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B. Ancient Berland Hieroglyphs

time limit per test

1.5 secondsmemory limit per test

256 megabytesinput

standard inputoutput

standard outputPolycarpus enjoys studying Berland hieroglyphs. Once Polycarp got hold of two ancient Berland pictures, on each of which was drawn a circle of hieroglyphs. We know that no hieroglyph occurs twice in either the first or the second circle (but in can occur once in each of them).

Polycarpus wants to save these pictures on his laptop, but the problem is, laptops do not allow to write hieroglyphs circles. So Polycarp had to break each circle and write down all of its hieroglyphs in a clockwise order in one line. A line obtained from the first circle will be called *a*, and the line obtained from the second one will be called *b*.

There are quite many ways to break hieroglyphic circles, so Polycarpus chooses the method, that makes the length of the largest substring of string *a*, which occurs as a subsequence in string *b*, maximum.

Help Polycarpus — find the maximum possible length of the desired substring (subsequence) if the first and the second circles are broken optimally.

The length of string *s* is the number of characters in it. If we denote the length of string *s* as |*s*|, we can write the string as *s* = *s*_{1}*s*_{2}... *s*_{|s|}.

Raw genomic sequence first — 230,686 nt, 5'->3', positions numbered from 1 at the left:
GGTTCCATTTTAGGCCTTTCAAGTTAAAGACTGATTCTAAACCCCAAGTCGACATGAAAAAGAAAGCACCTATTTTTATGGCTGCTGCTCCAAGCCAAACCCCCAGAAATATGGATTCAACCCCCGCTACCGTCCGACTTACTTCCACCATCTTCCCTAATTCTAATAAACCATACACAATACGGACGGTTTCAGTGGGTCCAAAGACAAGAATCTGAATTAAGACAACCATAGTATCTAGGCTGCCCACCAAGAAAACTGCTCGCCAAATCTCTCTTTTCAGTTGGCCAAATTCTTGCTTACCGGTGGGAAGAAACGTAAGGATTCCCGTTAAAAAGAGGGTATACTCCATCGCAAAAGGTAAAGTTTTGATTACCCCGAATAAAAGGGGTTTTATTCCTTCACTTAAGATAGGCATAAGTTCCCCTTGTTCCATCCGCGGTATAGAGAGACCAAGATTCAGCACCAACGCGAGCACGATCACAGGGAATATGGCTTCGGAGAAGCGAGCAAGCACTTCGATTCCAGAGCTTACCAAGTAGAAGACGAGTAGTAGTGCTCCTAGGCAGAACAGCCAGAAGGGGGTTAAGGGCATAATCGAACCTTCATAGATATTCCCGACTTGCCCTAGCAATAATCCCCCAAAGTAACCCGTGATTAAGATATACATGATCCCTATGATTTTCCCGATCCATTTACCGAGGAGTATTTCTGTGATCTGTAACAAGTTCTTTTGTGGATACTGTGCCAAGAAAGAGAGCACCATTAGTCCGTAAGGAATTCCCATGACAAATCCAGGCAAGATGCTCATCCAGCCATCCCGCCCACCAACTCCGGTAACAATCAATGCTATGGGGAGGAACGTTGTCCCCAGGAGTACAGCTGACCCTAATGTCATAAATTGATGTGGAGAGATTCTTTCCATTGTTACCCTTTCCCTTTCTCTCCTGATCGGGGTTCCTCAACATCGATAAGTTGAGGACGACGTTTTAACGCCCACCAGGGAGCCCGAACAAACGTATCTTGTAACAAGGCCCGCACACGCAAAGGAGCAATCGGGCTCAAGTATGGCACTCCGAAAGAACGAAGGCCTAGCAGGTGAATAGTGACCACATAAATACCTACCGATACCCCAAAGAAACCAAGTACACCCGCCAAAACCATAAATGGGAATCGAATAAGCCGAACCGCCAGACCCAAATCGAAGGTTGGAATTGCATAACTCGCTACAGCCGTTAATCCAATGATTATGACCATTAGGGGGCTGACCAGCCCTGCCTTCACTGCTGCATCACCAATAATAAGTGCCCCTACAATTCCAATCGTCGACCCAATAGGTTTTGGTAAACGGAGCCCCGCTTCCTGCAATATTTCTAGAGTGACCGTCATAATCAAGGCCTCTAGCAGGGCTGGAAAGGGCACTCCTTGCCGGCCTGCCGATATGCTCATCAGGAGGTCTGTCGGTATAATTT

A substring of *s* is a non-empty string *x* = *s*[*a*... *b*] = *s*_{a}*s*_{a + 1}... *s*_{b} (1 ≤ *a* ≤ *b* ≤ |*s*|). For example, "code" and "force" are substrings of "codeforces", while "coders" is not.

A subsequence of *s* is a non-empty string *y* = *s*[*p*_{1}*p*_{2}... *p*_{|y|}] = *s*_{p1}*s*_{p2}... *s*_{p|y|} (1 ≤ *p*_{1} < *p*_{2} < ... < *p*_{|y|} ≤ |*s*|). For example, "coders" is a subsequence of "codeforces".

Input

The first line contains two integers *l*_{a} and *l*_{b} (1 ≤ *l*_{a}, *l*_{b} ≤ 1000000) — the number of hieroglyphs in the first and second circles, respectively.

Below, due to difficulties with encoding of Berland hieroglyphs, they are given as integers from 1 to 10^{6}.

The second line contains *l*_{a} integers — the hieroglyphs in the first picture, in the clockwise order, starting with one of them.

The third line contains *l*_{b} integers — the hieroglyphs in the second picture, in the clockwise order, starting with one of them.

It is guaranteed that the first circle doesn't contain a hieroglyph, which occurs twice. The second circle also has this property.

Output

Print a single number — the maximum length of the common substring and subsequence. If at any way of breaking the circles it does not exist, print 0.

Examples

Input

5 4

1 2 3 4 5

1 3 5 6

Output

2

Input

4 6

1 3 5 2

1 2 3 4 5 6

Output

3

Input

3 3

1 2 3

3 2 1

Output

2

Note

In the first test Polycarpus picks a string that consists of hieroglyphs 5 and 1, and in the second sample — from hieroglyphs 1, 3 and 5.

Codeforces (c) Copyright 2010-2017 Mike Mirzayanov

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